Last week's very pointed academic criticism of the Los Angeles Times' work on teachers rankings has finally gotten a response from the paper. In a post today on the Times' website, Readers' Representative Deirdre Edgar explains how the LAT's coverage of a study by the National Education Policy Center at the University of Colorado at Boulder — highly critical of the paper — was reported in the Times as "confirming" the controversial findings the paper made using "value-added" data.
The policy center issued a news release taking issue with the article, saying its researchers believed The Times’ teacher-effectiveness ratings were based on “unreliable and invalid research.” Therefore, the release continued, the study “confirms very few of The Times’ conclusions.”
On what basis did the article say that the Colorado study “confirms the broad conclusions” of The Times’ earlier work?
“The huge public-policy question that folks have been arguing about since we first published our ratings is whether there is such a thing as a ‘teacher effect’ that can be measured statistically –- whether teachers have a significant impact on what their students learn or whether student achievement is all about demographics, differences among schools, family background and other factors outside of teachers’ control,” said Assistant Managing Editor David Lauter, who oversees the California reporters and editors.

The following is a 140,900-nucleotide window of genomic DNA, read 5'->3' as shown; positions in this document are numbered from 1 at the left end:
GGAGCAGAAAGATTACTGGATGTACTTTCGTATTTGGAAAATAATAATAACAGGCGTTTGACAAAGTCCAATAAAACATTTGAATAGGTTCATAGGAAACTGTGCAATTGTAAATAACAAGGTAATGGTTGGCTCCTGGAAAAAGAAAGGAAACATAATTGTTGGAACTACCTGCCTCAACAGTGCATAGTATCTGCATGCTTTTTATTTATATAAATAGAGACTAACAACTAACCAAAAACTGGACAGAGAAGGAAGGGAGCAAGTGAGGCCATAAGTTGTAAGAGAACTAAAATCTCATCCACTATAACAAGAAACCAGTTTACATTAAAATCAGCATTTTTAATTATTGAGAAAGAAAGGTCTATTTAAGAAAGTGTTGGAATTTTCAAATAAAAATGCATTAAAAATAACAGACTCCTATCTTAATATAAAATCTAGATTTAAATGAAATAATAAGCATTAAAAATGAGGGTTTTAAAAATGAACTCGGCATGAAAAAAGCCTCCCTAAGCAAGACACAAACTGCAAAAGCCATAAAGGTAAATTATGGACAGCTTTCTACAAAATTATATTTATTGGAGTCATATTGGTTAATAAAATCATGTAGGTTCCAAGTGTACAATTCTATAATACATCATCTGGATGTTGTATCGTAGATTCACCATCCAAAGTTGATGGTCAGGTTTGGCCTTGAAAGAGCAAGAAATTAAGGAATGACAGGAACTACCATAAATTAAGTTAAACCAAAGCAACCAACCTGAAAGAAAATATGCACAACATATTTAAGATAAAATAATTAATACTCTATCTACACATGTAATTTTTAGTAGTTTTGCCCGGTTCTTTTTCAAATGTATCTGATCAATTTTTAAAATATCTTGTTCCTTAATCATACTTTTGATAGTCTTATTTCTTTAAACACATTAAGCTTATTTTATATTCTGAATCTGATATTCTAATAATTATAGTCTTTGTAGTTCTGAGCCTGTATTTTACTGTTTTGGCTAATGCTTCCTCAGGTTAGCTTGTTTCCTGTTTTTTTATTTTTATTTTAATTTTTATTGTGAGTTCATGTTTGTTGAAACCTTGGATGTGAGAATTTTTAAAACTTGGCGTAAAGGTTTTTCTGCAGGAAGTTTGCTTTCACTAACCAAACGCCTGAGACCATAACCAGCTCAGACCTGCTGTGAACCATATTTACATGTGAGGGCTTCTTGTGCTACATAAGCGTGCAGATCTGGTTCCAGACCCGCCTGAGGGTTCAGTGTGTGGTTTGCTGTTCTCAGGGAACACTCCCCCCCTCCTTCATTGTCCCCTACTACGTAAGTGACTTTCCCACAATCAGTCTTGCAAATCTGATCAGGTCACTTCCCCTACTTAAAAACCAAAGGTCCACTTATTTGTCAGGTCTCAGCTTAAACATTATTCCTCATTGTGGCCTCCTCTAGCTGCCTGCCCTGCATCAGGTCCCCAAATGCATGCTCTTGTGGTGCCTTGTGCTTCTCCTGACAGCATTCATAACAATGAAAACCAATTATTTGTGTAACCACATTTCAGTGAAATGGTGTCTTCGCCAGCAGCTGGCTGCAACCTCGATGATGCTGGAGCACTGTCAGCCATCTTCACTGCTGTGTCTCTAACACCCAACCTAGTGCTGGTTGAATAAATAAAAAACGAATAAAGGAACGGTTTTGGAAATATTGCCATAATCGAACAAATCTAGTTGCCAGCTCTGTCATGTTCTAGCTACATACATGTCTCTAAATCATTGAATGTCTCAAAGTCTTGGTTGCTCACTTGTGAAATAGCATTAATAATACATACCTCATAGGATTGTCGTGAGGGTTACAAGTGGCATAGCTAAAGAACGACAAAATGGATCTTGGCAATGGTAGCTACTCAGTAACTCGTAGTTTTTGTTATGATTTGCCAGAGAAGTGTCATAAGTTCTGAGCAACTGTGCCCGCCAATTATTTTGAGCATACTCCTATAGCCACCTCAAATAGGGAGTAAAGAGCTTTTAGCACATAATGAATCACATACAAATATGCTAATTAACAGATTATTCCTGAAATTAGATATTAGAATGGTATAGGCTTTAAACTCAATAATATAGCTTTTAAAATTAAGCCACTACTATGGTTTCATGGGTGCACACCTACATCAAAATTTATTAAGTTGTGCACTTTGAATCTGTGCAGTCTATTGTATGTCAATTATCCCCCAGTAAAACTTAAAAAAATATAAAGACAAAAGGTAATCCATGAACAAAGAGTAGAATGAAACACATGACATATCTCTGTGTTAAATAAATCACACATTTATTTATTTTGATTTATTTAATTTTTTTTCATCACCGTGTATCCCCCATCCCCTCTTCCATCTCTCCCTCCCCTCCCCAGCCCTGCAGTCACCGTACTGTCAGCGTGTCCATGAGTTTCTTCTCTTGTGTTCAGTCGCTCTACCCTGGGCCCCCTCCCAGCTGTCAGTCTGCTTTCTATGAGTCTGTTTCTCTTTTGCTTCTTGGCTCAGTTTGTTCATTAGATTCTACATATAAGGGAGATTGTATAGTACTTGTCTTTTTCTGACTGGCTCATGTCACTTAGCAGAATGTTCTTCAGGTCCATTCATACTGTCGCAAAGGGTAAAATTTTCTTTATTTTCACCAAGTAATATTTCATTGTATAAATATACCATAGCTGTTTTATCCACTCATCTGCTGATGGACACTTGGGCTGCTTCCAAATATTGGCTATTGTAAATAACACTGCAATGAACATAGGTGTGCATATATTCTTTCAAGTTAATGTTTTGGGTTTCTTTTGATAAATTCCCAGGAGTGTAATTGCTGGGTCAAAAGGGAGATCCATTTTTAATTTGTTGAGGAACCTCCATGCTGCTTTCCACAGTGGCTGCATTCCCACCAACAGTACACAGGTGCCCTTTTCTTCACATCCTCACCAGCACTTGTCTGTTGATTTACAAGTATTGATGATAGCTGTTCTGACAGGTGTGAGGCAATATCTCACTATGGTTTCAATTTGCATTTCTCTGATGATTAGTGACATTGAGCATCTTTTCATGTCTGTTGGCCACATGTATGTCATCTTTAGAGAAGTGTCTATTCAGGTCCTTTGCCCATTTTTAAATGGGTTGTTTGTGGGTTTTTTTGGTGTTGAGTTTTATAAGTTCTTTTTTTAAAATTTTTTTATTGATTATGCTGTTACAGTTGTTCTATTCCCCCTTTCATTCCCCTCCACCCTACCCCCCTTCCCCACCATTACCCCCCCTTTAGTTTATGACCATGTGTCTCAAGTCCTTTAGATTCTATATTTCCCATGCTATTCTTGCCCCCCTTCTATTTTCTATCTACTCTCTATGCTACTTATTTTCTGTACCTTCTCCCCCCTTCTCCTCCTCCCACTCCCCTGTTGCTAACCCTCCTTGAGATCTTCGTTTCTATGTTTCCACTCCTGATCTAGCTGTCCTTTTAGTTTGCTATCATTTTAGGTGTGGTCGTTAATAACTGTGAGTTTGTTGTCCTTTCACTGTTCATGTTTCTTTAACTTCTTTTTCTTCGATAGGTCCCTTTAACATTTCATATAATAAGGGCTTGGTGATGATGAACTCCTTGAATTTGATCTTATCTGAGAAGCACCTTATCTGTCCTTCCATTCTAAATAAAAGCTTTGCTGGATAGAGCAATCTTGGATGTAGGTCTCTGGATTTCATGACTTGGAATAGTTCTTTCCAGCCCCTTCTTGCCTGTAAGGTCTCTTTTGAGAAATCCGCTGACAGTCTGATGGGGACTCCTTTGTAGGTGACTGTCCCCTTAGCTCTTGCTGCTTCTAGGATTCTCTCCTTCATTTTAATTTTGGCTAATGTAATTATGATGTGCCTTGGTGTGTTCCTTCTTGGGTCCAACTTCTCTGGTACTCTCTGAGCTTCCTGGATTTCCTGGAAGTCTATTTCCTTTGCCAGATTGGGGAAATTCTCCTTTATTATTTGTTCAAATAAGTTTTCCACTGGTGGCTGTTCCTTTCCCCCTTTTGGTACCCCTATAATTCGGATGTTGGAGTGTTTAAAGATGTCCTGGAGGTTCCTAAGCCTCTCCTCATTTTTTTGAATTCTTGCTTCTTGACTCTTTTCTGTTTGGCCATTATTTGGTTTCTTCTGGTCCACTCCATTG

“The Colorado study comes down on our side of that debate. Their study said the teacher impact that they found was actually ‘slightly larger’ than the effect found by Dick Buddin, the economist who did the underlying work for The Times."
The post also points out that the Colorado center is partly funded by teachers unions, and says the Times intends to publish updates to its teachers rankings "in the next few weeks."